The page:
Apr 25

Ben Crane made a creative par at the Zurich Classic of New Orleans

Tee box, fairway, then green. That's usually the ideal way to play a golf hole. Not for Ben Crane, though, at least on one hole on Friday at the Zurich Classic of New Orleans.

In Round 1, Crane played the 476-yard, par-4 sixth at TPC Louisiana as designer Pete Dye intended, and it left him some 250 yards to the hole for his second shot. He made par, yes, but, in Round 2, he wanted an easier way to make 4.

So Crane decided he would aim not down the fairway, but over some trees to the left of the tee box. His ball landed on the 12th hole, leaving Crane a better angle and just 163 yards into the hole. From there, Crane hit the green and two-putted for an easy par.

Just remember: Where there's a will -- and a line -- there's a way.

Ryan Ballengee is a Yahoo Sports contributor. Find him on Facebook and Twitter.

Apr 25

17-year-old Brooke Henderson takes Swinging Skirts LPGA lead

World No. 1 Lydia Ko, who turned 18 on Friday, made last year's Swinging Skirts LPGA Classic site of her first LPGA win as a pro. 

Now Canadian prodigy Brooke Henderson is hoping to enjoy her own pro breakthrough at 17 in just her 10th LPGA start.

Henderson, who has no status on the LPGA Tour and was denied the right to play in Q-school last year because of her age, shot 7-under 65 on Friday in Round 2 at Lake Merced Golf Club. It was good enough to give her a two-shot lead over Na Yeon Choi at 9 under par halfway through the tournament.

An eagle at the short par-4 14th coupled with six birdies led to a tournament-record score. The question, however, is if Henderson is ready to parlay that into a win.

"I think I'm ready. Yeah, 17 is young," Henderson said. "As you've seen with Lydia Ko and Lexi Thompson and even Jessica Korda, there are a lot of great names that have been able to do it. I'm hoping that I'm one of them."

For her part, Ko is in contention to defend her title. She shot 72 on Friday, which leaves her four shots back of Henderson.

Ryan Ballengee is a Yahoo Sports contributor. Find him on Facebook and Twitter.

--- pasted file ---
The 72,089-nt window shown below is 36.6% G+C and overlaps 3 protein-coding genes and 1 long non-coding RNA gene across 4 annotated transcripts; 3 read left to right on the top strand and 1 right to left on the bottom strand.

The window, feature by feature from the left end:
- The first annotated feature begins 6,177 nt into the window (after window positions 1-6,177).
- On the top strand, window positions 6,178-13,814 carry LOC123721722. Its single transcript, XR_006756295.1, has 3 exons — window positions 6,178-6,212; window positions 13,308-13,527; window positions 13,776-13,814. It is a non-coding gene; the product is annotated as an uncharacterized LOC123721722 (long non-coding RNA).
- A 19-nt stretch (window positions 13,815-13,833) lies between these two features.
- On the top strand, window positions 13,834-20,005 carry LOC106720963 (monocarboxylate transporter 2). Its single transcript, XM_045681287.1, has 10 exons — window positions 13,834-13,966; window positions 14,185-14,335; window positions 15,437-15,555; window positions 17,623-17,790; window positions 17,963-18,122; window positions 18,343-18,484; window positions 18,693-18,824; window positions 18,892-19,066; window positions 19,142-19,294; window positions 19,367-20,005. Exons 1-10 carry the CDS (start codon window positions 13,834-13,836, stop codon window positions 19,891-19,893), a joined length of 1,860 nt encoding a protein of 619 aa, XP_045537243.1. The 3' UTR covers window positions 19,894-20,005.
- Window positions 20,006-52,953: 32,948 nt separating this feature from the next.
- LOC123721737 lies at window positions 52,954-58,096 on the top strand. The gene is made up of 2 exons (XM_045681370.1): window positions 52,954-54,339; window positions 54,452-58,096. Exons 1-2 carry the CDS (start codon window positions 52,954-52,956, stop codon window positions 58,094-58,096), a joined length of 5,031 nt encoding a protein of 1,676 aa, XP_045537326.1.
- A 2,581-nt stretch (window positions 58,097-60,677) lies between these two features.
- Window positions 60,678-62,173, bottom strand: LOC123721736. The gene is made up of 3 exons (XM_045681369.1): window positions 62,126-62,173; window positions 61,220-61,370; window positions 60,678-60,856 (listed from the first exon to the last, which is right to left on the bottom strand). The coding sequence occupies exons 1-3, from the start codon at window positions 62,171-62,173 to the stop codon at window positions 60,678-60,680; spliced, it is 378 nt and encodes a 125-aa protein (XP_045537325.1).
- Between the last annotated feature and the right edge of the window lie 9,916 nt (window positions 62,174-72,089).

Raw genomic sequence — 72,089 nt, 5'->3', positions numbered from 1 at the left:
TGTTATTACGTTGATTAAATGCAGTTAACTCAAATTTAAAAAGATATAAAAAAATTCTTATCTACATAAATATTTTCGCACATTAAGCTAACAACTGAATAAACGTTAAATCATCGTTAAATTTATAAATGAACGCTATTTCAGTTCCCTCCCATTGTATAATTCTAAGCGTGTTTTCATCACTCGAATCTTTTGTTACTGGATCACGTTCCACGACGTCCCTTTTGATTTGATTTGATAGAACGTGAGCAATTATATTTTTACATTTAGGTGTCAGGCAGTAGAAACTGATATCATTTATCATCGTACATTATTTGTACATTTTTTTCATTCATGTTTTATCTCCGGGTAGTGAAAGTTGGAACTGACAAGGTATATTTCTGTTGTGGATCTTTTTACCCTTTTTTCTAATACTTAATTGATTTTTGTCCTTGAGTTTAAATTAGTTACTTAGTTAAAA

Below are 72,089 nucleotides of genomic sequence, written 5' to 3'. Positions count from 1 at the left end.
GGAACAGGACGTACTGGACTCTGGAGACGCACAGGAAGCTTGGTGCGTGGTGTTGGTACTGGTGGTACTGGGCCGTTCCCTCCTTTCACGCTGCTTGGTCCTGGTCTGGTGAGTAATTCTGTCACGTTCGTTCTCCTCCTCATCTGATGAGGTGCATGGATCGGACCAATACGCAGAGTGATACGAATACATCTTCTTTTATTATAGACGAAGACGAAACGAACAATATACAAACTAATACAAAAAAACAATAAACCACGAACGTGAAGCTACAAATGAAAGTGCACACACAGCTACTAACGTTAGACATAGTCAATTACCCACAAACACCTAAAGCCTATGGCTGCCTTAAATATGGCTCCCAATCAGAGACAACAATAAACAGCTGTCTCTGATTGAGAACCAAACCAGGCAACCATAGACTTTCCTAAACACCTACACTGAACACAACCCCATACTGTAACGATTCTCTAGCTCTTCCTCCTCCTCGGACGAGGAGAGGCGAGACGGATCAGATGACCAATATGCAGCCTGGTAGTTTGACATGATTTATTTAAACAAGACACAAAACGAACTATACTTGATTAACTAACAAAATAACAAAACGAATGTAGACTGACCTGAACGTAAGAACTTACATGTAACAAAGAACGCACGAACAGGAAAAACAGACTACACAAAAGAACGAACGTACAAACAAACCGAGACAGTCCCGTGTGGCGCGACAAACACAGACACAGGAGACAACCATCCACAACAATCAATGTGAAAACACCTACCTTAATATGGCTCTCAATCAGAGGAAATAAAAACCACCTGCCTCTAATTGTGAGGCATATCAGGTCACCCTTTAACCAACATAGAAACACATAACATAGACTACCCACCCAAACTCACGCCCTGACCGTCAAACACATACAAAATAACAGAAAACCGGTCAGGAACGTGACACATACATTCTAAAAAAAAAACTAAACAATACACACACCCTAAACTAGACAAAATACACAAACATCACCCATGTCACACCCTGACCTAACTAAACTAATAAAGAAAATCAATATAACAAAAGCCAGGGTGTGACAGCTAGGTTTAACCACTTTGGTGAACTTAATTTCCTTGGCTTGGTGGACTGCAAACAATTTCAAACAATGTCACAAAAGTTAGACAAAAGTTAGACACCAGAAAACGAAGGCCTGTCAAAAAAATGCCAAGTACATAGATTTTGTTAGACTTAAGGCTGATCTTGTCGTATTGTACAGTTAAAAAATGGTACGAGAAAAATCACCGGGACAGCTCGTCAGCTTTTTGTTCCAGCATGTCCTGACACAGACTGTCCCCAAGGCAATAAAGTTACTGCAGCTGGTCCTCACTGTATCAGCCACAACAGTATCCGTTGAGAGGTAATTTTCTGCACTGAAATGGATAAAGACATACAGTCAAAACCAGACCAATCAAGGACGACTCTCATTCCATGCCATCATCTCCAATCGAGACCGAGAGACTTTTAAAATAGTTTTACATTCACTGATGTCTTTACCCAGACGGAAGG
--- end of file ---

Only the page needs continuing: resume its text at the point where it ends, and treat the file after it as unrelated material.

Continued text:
Apr 24

Freddie Jacobson’s record three-putt avoidance streak ends in NOLA

When Freddie Jacobson teed off in Round 2 of the Zurich Classic of New Orleans, it had been 30 rounds since the Swede had three-putted a green. However, Jacobson's PGA Tour record streak didn't last long on Friday at TPC Louisiana.

On his first hole, the 10th at the Pete Dye-designed track, Jacobson three-putted from 34 feet, leading to a bogey that ended a streak of 542 holes without a three-jack.

Jacobson had not three-putted since the second round of the Humana Challenge on Jan. 23. At the RBC Heritage last week, he surpassed the Tour's previous three-putt avoidance record, held by Luke Donald at 483 holes. Tracking of that statistic dates back to 2003.

In the end, he closed with 1-under 71 to get to the weekend at 5-under 139 and within striking distance of the lead heading into the weekend.

Ryan Ballengee is a Yahoo Sports contributor. Find him on Facebook and Twitter.

Apr 24

Tiger Woods will compete in The Players Championship

We now know when Tiger Woods will play next on the PGA Tour.

Woods announced on Twitter on Friday that he'll compete in two weeks at The Players Championship at TPC Sawgrass in Ponte Vedra Beach, Fla.

This will be Woods' first appearance at The Players since 2013, when he won the event for the second time (2001). Woods didn't play in the event last year as he was recovering from a microdiscectomy procedure on his back on March 31. 

The 14-time major champion finished T-17 at the Masters two weeks ago, which marked his first tournament after taking two months off to find his game. Jack Nicklaus said he spoke with Woods at Augusta National, relaying that Woods indicated to him that he'll play in his Memorial Tournament in early June. Woods is a five-time champion of the event.

Ryan Ballengee is a Yahoo Sports contributor. Find him on Facebook and Twitter.

Apr 23

Marc Leishman returns after wife’s health scare

Marc Leishman returned to the PGA Tour on Thursday, shooting 2-over 74 in the first round of Zurich Classic of New Orleans. However, the Australian came back with a new perspective, relieved his wife will survive a major health scare.

Leishman withdrew from the Masters two weeks ago, citing his wife Audrey's condition. The severity of the situation, however, was unclear. As it turns out, Audrey was facing both acute respiratory distress syndrome and toxic shock syndrome. At one point, her doctors gave her just a five percent chance of surviving. 

"It wasn't looking good for her survival," Leishman said, according to the Australian Associated Press. "It was shattering. The toxic shock syndrome started shutting down all of her organs."

Initially, Audrey believed she was dealing with the flu, but on March 31 decided to go to the hospital. Fortunately for Audrey, doctors were able to flip her onto her stomach to help drain fluid that had built up in her lungs. She was in a medically induced coma for four days.

"The only thing in our favor was she was fit, goes to the gym all the time, is young and has two young kids and a real will to live," Leishman said. "Thankfully in the end, that's what got her through."

Leishman lost 10 lbs in just a few days, doing what he could to remain supportive and lend whatever help he could to his ailing wife. 

As Audrey recovers and regains strength, she is grateful for the doctors who saved her life and the outpouring of support.